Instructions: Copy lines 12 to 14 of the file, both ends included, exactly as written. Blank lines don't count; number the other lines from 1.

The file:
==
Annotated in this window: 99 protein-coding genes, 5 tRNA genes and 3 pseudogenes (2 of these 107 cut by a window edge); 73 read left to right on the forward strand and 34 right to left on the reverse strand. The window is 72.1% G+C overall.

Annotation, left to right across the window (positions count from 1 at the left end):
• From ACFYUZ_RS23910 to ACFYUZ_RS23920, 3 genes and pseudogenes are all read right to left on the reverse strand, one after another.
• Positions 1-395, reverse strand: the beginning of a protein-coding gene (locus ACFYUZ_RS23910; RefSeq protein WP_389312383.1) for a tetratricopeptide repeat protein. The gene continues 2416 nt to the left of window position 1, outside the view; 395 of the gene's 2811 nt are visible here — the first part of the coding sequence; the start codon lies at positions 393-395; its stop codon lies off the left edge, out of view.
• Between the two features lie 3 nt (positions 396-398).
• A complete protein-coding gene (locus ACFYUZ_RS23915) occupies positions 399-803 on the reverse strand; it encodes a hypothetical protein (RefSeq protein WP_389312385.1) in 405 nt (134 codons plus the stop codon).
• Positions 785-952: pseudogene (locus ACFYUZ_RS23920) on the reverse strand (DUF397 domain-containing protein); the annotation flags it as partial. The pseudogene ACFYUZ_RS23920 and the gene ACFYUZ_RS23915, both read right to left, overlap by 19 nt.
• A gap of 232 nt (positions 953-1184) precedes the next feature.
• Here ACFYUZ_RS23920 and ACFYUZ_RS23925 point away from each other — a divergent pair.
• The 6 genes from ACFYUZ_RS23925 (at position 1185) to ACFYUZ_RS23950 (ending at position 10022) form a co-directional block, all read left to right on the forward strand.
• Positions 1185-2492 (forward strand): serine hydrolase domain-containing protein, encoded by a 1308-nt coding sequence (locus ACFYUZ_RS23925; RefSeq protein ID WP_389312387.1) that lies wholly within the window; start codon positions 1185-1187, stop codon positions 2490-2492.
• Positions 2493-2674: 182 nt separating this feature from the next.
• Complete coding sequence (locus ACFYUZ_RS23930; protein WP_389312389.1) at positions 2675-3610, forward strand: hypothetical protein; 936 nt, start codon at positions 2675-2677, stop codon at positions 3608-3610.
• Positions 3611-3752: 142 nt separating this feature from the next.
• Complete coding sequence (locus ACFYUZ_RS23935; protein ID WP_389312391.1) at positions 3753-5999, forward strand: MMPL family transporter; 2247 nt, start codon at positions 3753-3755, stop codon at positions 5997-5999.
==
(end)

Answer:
• Positions 2493-2674: 182 nt separating this feature from the next.
• Complete coding sequence (locus ACFYUZ_RS23930; protein WP_389312389.1) at positions 2675-3610, forward strand: hypothetical protein; 936 nt, start codon at positions 2675-2677, stop codon at positions 3608-3610.
• Positions 3611-3752: 142 nt separating this feature from the next.